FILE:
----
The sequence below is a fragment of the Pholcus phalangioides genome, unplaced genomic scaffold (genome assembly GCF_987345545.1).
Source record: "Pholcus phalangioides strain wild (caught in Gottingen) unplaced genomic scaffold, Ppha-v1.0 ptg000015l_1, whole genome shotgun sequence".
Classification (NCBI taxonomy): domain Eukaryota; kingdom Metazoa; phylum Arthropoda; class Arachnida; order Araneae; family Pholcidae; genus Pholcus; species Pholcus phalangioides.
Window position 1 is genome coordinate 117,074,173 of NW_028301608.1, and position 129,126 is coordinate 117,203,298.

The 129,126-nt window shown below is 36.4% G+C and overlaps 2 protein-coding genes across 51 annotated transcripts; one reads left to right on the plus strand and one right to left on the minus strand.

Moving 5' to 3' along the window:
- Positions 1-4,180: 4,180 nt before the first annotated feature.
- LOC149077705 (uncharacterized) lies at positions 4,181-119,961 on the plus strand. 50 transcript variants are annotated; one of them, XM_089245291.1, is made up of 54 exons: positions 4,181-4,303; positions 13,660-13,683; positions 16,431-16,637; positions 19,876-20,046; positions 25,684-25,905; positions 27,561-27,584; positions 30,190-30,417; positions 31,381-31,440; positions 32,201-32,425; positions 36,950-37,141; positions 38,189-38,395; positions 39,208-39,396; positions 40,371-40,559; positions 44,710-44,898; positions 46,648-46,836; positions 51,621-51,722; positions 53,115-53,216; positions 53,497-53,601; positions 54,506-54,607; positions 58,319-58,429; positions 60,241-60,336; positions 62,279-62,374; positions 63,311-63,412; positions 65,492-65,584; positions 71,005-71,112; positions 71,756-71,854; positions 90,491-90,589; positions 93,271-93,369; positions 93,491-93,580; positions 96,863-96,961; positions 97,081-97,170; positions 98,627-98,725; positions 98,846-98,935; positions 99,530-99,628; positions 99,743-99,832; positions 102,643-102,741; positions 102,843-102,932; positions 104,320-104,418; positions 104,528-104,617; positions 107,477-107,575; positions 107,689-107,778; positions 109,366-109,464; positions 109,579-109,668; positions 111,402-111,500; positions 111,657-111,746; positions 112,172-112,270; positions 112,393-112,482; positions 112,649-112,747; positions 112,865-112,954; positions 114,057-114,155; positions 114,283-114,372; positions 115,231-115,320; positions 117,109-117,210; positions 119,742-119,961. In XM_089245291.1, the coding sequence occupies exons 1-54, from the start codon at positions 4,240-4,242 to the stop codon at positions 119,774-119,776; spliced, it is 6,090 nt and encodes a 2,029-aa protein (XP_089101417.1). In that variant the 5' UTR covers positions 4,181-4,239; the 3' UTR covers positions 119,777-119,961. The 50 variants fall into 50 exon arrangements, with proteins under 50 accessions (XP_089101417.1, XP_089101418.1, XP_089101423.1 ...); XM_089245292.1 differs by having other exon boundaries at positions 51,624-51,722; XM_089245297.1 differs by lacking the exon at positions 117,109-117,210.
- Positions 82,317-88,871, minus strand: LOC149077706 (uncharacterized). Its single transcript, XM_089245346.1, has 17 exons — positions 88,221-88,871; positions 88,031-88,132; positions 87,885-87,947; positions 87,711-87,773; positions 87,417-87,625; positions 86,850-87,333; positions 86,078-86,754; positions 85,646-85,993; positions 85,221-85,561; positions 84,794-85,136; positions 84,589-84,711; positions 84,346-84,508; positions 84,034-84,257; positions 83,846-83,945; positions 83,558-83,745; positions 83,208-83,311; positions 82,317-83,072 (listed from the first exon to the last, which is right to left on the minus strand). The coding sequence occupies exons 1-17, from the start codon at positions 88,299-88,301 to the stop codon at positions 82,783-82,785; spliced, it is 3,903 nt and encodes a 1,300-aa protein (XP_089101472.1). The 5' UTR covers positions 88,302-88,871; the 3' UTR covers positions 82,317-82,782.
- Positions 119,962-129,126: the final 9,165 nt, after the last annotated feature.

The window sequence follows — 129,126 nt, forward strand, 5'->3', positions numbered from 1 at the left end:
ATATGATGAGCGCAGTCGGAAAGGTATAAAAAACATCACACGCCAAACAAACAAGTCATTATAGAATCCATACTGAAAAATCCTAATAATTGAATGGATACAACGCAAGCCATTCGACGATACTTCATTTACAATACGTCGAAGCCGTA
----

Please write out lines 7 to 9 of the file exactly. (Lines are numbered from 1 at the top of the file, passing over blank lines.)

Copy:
- Positions 1-4,180: 4,180 nt before the first annotated feature.
- LOC149077705 (uncharacterized) lies at positions 4,181-119,961 on the plus strand. 50 transcript variants are annotated; one of them, XM_089245291.1, is made up of 54 exons: positions 4,181-4,303; positions 13,660-13,683; positions 16,431-16,637; positions 19,876-20,046; positions 25,684-25,905; positions 27,561-27,584; positions 30,190-30,417; positions 31,381-31,440; positions 32,201-32,425; positions 36,950-37,141; positions 38,189-38,395; positions 39,208-39,396; positions 40,371-40,559; positions 44,710-44,898; positions 46,648-46,836; positions 51,621-51,722; positions 53,115-53,216; positions 53,497-53,601; positions 54,506-54,607; positions 58,319-58,429; positions 60,241-60,336; positions 62,279-62,374; positions 63,311-63,412; positions 65,492-65,584; positions 71,005-71,112; positions 71,756-71,854; positions 90,491-90,589; positions 93,271-93,369; positions 93,491-93,580; positions 96,863-96,961; positions 97,081-97,170; positions 98,627-98,725; positions 98,846-98,935; positions 99,530-99,628; positions 99,743-99,832; positions 102,643-102,741; positions 102,843-102,932; positions 104,320-104,418; positions 104,528-104,617; positions 107,477-107,575; positions 107,689-107,778; positions 109,366-109,464; positions 109,579-109,668; positions 111,402-111,500; positions 111,657-111,746; positions 112,172-112,270; positions 112,393-112,482; positions 112,649-112,747; positions 112,865-112,954; positions 114,057-114,155; positions 114,283-114,372; positions 115,231-115,320; positions 117,109-117,210; positions 119,742-119,961. In XM_089245291.1, the coding sequence occupies exons 1-54, from the start codon at positions 4,240-4,242 to the stop codon at positions 119,774-119,776; spliced, it is 6,090 nt and encodes a 2,029-aa protein (XP_089101417.1). In that variant the 5' UTR covers positions 4,181-4,239; the 3' UTR covers positions 119,777-119,961. The 50 variants fall into 50 exon arrangements, with proteins under 50 accessions (XP_089101417.1, XP_089101418.1, XP_089101423.1 ...); XM_089245292.1 differs by having other exon boundaries at positions 51,624-51,722; XM_089245297.1 differs by lacking the exon at positions 117,109-117,210.
- Positions 82,317-88,871, minus strand: LOC149077706 (uncharacterized). Its single transcript, XM_089245346.1, has 17 exons — positions 88,221-88,871; positions 88,031-88,132; positions 87,885-87,947; positions 87,711-87,773; positions 87,417-87,625; positions 86,850-87,333; positions 86,078-86,754; positions 85,646-85,993; positions 85,221-85,561; positions 84,794-85,136; positions 84,589-84,711; positions 84,346-84,508; positions 84,034-84,257; positions 83,846-83,945; positions 83,558-83,745; positions 83,208-83,311; positions 82,317-83,072 (listed from the first exon to the last, which is right to left on the minus strand). The coding sequence occupies exons 1-17, from the start codon at positions 88,299-88,301 to the stop codon at positions 82,783-82,785; spliced, it is 3,903 nt and encodes a 1,300-aa protein (XP_089101472.1). The 5' UTR covers positions 88,302-88,871; the 3' UTR covers positions 82,317-82,782.